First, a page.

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25Apr

I’m sure that this is a common experience for people in situations similar to mine.  I’ve actually lived alone at various points in my life and mostly I’ve found it O.K.  My current situation is not remotely like that, because I’m not alone.  But for great long stretches of the day I might as well be, since S has at least one foot in a parallel universe where she often uses my name and appears to be talking to me but is actually talking to someone else.  Very often I hear her, during her conversations with the figments of her imagination, addressing someone else as ‘Love’ and using the exact tone of voice that she used to use to me, and still does occasionally in brief lucid moments.

To S, for much of the time, I might as well be part of the furniture.  She knows who I am and, fortunately for me, will respond to me briefly when I need to get her to do something, like eat enough so that she doesn’t lose any more weight.  (One positive note in an otherwise rather bleak post  –  she’s started to put on weight.)  These interactions sometimes lead to tense and tearful conversations, on both sides, but she clearly understands and believes me when I tell her I’m trying to help and we nearly always get whatever job it is done in the end because of her essentially helpful nature.  So I’m lucky in that respect.  But she shows hardly any interest in what I’m feeling, thinking, doing or saying (but still does, very occasionally) and that is what leaves me feeling a kind of loneliness that is almost indescribable.

I have great and invaluable support from family and friends but nothing can replace or compensate for what I have already lost and what I continue to lose day by day.  I never forget though that S has lost, and will lose, a whole lot more.  Despite what you sometimes hear from other people, I’m actually the lucky one.  I try not forget that when I’m almost at my wit’s end.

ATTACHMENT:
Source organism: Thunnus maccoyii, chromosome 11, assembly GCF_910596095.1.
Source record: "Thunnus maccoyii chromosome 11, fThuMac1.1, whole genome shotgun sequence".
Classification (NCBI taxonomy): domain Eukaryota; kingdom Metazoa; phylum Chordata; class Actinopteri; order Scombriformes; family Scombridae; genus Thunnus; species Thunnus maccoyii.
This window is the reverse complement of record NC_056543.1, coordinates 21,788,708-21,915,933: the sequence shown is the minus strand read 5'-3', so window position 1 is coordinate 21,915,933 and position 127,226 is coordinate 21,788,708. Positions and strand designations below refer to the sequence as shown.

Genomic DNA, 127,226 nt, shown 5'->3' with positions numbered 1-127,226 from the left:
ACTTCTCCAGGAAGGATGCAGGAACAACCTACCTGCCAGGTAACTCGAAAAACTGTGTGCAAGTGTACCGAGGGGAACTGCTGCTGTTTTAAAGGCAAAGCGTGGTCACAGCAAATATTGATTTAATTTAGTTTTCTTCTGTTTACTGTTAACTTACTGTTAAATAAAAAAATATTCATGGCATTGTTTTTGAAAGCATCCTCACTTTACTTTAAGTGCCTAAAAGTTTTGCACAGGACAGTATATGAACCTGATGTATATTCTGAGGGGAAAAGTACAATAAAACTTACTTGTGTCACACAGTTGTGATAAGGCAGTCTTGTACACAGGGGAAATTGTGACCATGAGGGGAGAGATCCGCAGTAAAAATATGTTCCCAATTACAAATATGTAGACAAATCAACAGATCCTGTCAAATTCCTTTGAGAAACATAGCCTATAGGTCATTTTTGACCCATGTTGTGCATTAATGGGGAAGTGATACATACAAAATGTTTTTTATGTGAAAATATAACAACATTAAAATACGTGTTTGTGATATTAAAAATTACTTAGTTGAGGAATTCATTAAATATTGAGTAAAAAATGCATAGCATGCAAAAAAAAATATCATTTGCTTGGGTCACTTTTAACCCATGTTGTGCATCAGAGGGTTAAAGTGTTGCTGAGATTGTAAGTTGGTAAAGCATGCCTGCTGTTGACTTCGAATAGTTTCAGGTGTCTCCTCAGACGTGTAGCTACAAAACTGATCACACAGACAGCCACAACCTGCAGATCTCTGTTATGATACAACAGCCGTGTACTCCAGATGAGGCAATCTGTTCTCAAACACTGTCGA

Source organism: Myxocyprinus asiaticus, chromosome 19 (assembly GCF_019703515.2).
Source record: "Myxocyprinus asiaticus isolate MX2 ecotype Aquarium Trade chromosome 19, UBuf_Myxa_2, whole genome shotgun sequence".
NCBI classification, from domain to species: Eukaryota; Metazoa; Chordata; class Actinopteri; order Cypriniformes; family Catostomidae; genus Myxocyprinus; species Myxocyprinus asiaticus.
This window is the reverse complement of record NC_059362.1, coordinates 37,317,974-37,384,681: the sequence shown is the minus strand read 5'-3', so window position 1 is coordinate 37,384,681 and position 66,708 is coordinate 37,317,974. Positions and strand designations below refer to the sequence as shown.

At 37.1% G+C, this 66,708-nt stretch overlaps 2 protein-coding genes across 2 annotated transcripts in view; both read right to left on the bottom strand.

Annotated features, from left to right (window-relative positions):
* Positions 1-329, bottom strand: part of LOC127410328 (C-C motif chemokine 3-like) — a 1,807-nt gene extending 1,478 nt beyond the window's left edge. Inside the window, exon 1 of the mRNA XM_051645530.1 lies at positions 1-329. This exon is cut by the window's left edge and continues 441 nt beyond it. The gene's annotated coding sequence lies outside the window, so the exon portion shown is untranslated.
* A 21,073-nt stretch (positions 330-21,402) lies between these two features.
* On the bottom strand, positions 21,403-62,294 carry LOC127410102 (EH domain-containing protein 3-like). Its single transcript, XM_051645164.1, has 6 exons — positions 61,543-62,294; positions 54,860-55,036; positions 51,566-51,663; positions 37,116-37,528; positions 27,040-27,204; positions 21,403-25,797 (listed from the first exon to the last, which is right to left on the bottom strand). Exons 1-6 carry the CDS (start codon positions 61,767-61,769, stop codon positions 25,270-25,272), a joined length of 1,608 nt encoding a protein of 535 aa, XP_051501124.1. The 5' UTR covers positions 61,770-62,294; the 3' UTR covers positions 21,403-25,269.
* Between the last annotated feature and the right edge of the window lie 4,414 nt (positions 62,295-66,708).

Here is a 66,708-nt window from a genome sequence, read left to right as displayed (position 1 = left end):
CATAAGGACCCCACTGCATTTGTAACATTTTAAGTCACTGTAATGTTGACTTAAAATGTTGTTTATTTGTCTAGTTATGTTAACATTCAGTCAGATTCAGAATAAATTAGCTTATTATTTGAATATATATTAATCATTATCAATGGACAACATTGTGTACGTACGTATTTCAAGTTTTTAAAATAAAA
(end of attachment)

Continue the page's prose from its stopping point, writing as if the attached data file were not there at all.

Read more at http://adventureswithdementia.blogspot.co.uk/

  

6 Responses to The lucky one

  1. Welcome to the talkhealth blog Phil. I am moved by your story …. I have been fortunate not to have experienced anyone in my family with dememtia so far. I can only imagine what it must be like from reading your blog.

    Best wishes
    Deborah

  2. Phil

    Thank you very much Deborah. It is always good to have feedback.

  3. Hello Phil,

    It’s lovely to have you over here at talkhealth. You will reach so many more people. I’m pleased to hear that S is putting on weight. It may be a small thing, but if it comforts you, then it is a milestone.

    Best wishes,
    Lesley x.

  4. Phil

    Many thanks Lesley.

  5. Gillian Wilson

    My father in law has vascular dementia and exhibits challenging behaviour at times but can still be great fun if you talk to him about his past in the army particularly. It’s hard to learn to relax in these settings but it really helps. Very sad to hear that your wife is so young but having family and support is a precious asset.
    Gillian

  6. Thanks, Gillian. Family and support do make a big difference and as my more recent posts recount things are significantly better at the moment.

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